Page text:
Americans began moving westward before the American Revolution. In 1862, the passing of the Homestead Act spurred on this westward movement even more. This law gave 160 acres of land free to anyone who settled on it for five years and improved the land by building a house and planting crops.
Life on the prairie was very difficult at times. The pioneers traded conveniences for new challenges when they went West. Included in this chapter are some excellent trade books that can be used to help students better understand life on the prairie.
Read the following selection to your class and discuss to begin your study of pioneer life and westward expansion:
Clothed in buckskin, clothed in homespun,
Clothed in strength and courage, too.
They pressed westward ever westward,
Where the land was wild and new.
Wearing coonskin, Wearing gingham,
Wearing patience mile on mile,
They crossed rivers, prairies, mountains,
Pressing westward all the while.
Toting rifles, toting kettles,
Toting faith and hardihood,
They left comfort far behind them
For a future they thought good.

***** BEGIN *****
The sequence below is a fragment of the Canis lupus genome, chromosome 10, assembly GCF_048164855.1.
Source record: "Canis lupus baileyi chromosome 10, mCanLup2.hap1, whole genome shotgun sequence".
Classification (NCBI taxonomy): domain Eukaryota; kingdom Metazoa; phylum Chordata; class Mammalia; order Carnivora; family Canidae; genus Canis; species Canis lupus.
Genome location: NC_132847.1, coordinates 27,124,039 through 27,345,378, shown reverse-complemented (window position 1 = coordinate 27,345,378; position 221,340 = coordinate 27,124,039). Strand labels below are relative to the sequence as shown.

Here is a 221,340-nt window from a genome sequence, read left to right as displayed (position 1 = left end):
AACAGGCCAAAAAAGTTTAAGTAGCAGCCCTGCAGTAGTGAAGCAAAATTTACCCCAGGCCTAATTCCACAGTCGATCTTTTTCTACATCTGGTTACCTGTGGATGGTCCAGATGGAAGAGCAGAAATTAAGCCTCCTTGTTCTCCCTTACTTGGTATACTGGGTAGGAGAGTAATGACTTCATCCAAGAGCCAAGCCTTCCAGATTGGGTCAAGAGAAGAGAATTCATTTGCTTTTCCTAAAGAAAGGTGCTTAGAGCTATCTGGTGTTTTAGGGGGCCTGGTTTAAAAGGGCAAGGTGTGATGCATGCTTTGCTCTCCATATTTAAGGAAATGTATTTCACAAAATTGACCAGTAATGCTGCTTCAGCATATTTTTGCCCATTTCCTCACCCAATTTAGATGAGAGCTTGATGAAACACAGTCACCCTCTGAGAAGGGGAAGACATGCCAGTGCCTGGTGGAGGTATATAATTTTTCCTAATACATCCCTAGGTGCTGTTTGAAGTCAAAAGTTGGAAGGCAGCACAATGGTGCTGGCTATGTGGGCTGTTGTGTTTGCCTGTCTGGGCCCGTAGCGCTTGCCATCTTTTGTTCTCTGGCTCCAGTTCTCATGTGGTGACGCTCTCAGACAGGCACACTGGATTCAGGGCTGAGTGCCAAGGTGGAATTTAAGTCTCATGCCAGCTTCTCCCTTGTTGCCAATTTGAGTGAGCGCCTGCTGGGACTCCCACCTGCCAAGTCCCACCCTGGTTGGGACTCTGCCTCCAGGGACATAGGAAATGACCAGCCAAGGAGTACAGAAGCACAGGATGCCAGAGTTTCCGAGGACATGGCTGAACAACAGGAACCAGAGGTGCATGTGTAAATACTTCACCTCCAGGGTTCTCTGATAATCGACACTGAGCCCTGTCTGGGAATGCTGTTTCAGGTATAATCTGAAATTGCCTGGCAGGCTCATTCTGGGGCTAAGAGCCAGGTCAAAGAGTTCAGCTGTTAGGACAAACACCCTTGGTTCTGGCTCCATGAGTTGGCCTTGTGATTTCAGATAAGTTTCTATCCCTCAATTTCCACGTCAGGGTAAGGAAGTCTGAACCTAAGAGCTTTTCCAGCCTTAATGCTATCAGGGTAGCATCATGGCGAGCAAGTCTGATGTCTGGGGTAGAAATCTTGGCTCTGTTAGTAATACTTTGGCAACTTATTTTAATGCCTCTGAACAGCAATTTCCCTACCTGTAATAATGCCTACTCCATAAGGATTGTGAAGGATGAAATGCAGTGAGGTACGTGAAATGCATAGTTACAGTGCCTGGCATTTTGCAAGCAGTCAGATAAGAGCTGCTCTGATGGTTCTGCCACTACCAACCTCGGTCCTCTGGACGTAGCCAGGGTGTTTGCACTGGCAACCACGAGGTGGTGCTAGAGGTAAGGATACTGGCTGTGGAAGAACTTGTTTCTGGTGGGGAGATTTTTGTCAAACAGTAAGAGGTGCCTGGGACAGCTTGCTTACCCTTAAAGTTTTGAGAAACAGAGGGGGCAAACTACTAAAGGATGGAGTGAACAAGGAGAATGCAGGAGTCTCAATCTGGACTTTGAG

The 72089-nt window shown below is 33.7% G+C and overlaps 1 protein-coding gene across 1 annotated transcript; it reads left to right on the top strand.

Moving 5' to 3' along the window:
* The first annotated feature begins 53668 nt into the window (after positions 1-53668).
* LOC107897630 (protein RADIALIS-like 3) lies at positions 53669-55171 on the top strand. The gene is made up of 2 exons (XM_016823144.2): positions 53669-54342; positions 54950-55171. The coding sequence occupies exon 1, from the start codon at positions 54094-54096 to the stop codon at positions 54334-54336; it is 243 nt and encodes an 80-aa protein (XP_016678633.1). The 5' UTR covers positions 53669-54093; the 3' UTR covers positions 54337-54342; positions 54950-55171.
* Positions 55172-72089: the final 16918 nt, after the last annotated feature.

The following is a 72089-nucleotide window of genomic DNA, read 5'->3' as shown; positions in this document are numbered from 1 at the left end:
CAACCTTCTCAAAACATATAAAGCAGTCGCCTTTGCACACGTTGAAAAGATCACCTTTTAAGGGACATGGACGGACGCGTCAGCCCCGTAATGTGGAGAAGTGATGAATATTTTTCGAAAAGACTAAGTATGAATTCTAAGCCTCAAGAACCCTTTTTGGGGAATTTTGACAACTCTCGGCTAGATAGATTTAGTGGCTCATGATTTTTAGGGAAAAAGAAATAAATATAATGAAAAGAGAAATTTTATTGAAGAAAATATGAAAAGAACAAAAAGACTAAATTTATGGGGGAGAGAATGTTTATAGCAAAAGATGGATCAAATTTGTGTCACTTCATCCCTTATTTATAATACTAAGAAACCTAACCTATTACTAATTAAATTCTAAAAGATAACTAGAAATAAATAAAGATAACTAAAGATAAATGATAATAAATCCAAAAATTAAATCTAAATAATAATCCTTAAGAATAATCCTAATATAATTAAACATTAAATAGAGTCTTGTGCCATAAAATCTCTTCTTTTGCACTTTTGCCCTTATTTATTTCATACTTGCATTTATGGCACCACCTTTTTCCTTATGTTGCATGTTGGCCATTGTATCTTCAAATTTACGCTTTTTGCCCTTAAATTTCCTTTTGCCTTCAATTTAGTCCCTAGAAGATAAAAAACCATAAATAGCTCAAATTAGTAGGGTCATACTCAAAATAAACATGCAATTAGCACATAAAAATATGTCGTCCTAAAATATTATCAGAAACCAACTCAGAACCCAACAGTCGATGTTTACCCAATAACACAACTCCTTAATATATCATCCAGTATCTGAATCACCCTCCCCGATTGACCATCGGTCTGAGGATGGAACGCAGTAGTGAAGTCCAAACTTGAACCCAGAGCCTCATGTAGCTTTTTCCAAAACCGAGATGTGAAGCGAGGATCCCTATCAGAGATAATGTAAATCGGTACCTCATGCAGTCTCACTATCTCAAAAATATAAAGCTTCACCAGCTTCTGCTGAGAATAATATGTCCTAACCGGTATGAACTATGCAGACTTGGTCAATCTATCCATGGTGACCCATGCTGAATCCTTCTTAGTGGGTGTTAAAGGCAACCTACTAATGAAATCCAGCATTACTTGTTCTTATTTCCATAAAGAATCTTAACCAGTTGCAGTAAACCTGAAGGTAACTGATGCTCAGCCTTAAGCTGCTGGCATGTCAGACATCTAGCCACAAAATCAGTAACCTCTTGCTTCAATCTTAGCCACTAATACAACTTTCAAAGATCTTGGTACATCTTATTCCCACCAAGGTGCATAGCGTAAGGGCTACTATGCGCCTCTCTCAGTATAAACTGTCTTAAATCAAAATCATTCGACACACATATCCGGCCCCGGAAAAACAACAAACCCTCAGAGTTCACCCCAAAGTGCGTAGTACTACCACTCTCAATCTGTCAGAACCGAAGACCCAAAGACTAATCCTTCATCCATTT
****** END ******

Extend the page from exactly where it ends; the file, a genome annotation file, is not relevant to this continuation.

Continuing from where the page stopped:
They took little of the riches
That a wealthy man can boost,
But their courage, patience, vision,
Were the coins that matter most.
Aileen Fisher and Olive Rabe, 1956
This is a collection of adventures that eleven-year-old Caddie has from the fall of 1864 to the fall of 1865 in western Wisconsin. Caddie's father convinces her mother to allow her to grow up a tomboy because she had been a frail child. As a result, Caddie and her brothers have many exciting adventures. The book is based on the author's grandmother's childhood, and it emphasizes the delights of being an American pioneer. Winner of the 1936 Newbery Medal. Caddie Woodlawn was chosen to read with the whole class because it is based on real-life experiences and gives students a real feeling for what life was like for the pioneers. Grades 5 and up.